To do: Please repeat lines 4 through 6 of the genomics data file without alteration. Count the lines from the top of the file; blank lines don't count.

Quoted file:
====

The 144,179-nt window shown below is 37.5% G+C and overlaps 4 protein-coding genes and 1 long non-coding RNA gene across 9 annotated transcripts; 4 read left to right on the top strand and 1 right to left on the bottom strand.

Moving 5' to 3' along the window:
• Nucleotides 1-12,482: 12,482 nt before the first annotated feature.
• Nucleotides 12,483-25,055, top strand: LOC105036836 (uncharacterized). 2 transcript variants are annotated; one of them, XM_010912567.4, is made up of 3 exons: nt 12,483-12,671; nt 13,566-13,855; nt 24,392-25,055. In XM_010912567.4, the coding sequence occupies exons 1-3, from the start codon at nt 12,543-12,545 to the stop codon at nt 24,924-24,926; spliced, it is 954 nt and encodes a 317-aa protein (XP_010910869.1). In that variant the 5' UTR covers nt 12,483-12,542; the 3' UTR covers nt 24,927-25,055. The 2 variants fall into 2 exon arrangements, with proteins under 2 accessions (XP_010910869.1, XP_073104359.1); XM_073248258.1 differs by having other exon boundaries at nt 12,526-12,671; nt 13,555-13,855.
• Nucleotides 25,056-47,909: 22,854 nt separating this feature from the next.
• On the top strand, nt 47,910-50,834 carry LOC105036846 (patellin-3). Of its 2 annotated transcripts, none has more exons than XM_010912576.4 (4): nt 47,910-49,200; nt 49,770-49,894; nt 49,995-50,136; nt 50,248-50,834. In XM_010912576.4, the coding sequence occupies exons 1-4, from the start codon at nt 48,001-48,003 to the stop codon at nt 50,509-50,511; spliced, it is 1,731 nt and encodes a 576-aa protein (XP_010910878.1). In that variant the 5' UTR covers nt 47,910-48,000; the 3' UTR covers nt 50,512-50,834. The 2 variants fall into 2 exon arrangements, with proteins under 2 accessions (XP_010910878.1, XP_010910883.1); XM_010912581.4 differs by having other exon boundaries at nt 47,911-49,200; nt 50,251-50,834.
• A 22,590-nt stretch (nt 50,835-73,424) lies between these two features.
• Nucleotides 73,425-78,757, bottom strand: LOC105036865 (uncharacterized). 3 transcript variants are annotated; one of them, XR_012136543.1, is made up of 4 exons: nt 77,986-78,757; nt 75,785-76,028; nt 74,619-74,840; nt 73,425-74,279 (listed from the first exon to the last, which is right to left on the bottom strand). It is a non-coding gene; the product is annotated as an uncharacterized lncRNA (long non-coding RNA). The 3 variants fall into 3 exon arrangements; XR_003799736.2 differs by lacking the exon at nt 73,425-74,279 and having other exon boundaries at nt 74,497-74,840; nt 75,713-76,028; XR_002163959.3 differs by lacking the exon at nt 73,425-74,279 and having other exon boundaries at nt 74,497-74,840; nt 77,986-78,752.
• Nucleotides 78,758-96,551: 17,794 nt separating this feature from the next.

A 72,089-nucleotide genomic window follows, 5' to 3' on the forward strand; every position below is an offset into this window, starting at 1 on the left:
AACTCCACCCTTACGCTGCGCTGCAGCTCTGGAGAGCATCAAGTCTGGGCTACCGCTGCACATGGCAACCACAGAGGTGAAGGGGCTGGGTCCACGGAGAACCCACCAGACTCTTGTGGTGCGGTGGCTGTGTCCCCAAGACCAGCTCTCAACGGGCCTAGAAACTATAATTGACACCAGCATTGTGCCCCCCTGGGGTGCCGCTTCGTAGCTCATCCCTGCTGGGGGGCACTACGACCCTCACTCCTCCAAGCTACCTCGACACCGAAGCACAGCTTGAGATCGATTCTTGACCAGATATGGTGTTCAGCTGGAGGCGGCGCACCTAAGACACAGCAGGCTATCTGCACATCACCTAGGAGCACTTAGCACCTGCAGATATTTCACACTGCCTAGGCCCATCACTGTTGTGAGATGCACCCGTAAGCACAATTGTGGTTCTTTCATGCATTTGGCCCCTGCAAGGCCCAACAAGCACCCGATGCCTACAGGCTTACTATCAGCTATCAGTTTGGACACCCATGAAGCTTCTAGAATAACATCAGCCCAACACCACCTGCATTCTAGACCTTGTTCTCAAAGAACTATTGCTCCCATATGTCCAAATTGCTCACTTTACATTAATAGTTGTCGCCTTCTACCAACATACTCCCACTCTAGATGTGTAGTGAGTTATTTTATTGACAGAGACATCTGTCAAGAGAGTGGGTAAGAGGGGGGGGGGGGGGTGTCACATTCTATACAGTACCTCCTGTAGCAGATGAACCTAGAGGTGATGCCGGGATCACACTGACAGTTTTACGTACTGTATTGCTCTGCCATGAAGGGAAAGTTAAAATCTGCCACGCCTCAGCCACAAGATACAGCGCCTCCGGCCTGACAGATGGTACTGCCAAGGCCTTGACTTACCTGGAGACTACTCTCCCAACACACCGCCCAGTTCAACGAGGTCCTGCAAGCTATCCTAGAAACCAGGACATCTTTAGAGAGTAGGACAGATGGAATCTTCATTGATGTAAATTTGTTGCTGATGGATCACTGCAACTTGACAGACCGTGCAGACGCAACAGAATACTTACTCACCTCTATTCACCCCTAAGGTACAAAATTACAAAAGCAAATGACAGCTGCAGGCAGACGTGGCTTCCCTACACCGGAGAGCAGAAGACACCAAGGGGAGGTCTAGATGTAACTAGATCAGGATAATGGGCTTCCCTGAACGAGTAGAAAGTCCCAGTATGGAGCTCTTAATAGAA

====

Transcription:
• Nucleotides 12,483-25,055, top strand: LOC105036836 (uncharacterized). 2 transcript variants are annotated; one of them, XM_010912567.4, is made up of 3 exons: nt 12,483-12,671; nt 13,566-13,855; nt 24,392-25,055. In XM_010912567.4, the coding sequence occupies exons 1-3, from the start codon at nt 12,543-12,545 to the stop codon at nt 24,924-24,926; spliced, it is 954 nt and encodes a 317-aa protein (XP_010910869.1). In that variant the 5' UTR covers nt 12,483-12,542; the 3' UTR covers nt 24,927-25,055. The 2 variants fall into 2 exon arrangements, with proteins under 2 accessions (XP_010910869.1, XP_073104359.1); XM_073248258.1 differs by having other exon boundaries at nt 12,526-12,671; nt 13,555-13,855.
• Nucleotides 25,056-47,909: 22,854 nt separating this feature from the next.
• On the top strand, nt 47,910-50,834 carry LOC105036846 (patellin-3). Of its 2 annotated transcripts, none has more exons than XM_010912576.4 (4): nt 47,910-49,200; nt 49,770-49,894; nt 49,995-50,136; nt 50,248-50,834. In XM_010912576.4, the coding sequence occupies exons 1-4, from the start codon at nt 48,001-48,003 to the stop codon at nt 50,509-50,511; spliced, it is 1,731 nt and encodes a 576-aa protein (XP_010910878.1). In that variant the 5' UTR covers nt 47,910-48,000; the 3' UTR covers nt 50,512-50,834. The 2 variants fall into 2 exon arrangements, with proteins under 2 accessions (XP_010910878.1, XP_010910883.1); XM_010912581.4 differs by having other exon boundaries at nt 47,911-49,200; nt 50,251-50,834.